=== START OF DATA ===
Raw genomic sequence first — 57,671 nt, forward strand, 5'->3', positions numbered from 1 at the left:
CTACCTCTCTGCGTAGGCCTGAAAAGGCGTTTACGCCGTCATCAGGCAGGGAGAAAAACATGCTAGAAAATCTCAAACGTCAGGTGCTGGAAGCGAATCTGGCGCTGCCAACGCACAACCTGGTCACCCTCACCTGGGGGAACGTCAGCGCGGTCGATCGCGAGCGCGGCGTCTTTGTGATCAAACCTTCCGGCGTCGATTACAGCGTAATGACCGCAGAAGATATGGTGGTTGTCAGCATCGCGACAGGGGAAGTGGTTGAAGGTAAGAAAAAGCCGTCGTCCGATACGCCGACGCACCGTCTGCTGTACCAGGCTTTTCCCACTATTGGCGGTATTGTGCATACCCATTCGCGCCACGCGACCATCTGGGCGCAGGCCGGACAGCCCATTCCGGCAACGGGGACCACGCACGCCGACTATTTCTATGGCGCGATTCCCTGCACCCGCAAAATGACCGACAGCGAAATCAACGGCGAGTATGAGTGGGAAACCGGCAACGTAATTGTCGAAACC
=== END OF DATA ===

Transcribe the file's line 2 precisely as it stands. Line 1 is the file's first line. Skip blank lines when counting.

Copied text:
CTACCTCTCTGCGTAGGCCTGAAAAGGCGTTTACGCCGTCATCAGGCAGGGAGAAAAACATGCTAGAAAATCTCAAACGTCAGGTGCTGGAAGCGAATCTGGCGCTGCCAACGCACAACCTGGTCACCCTCACCTGGGGGAACGTCAGCGCGGTCGATCGCGAGCGCGGCGTCTTTGTGATCAAACCTTCCGGCGTCGATTACAGCGTAATGACCGCAGAAGATATGGTGGTTGTCAGCATCGCGACAGGGGAAGTGGTTGAAGGTAAGAAAAAGCCGTCGTCCGATACGCCGACGCACCGTCTGCTGTACCAGGCTTTTCCCACTATTGGCGGTATTGTGCATACCCATTCGCGCCACGCGACCATCTGGGCGCAGGCCGGACAGCCCATTCCGGCAACGGGGACCACGCACGCCGACTATTTCTATGGCGCGATTCCCTGCACCCGCAAAATGACCGACAGCGAAATCAACGGCGAGTATGAGTGGGAAACCGGCAACGTAATTGTCGAAACC